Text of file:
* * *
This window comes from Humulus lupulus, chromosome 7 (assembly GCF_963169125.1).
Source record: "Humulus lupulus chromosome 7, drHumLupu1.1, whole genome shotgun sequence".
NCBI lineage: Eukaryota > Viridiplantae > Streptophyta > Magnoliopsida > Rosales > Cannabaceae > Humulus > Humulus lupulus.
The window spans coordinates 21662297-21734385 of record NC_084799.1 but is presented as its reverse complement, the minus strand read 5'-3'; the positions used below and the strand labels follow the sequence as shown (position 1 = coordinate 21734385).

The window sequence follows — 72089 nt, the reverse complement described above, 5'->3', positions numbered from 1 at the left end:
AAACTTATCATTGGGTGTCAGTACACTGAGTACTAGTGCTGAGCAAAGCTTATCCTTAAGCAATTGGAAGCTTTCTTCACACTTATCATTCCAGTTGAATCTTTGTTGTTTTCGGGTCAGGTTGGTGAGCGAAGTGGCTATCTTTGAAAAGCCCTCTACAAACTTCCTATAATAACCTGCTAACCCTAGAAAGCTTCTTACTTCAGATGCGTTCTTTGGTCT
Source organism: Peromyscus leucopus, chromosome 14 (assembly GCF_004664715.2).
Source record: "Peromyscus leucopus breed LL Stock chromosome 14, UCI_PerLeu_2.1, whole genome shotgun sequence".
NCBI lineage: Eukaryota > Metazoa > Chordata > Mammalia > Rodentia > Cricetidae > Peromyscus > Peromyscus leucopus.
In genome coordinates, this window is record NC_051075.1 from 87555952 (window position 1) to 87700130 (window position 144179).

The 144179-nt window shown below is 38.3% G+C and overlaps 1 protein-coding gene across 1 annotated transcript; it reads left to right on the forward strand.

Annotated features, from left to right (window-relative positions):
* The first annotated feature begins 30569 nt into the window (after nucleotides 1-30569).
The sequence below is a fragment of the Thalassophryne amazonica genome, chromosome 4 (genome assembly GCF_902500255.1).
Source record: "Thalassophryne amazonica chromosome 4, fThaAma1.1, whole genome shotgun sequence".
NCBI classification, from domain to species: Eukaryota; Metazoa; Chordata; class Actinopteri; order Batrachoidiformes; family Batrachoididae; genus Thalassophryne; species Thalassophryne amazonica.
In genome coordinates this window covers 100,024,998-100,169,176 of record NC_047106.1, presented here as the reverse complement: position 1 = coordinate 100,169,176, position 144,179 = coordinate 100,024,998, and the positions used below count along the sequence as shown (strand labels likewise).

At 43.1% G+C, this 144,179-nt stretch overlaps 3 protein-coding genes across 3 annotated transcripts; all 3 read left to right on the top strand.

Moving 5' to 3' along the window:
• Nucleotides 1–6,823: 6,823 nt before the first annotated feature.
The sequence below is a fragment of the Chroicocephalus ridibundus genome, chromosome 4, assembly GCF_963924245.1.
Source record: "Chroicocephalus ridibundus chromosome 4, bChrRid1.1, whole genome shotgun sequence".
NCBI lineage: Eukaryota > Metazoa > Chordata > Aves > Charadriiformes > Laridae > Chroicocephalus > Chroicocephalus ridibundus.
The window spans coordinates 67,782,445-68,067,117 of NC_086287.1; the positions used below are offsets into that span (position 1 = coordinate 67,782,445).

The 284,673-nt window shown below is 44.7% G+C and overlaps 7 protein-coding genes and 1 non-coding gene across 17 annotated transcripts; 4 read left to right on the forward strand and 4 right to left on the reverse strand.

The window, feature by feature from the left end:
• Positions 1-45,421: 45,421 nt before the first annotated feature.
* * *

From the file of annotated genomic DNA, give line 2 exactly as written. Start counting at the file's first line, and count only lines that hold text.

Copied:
Source record: "Humulus lupulus chromosome 7, drHumLupu1.1, whole genome shotgun sequence".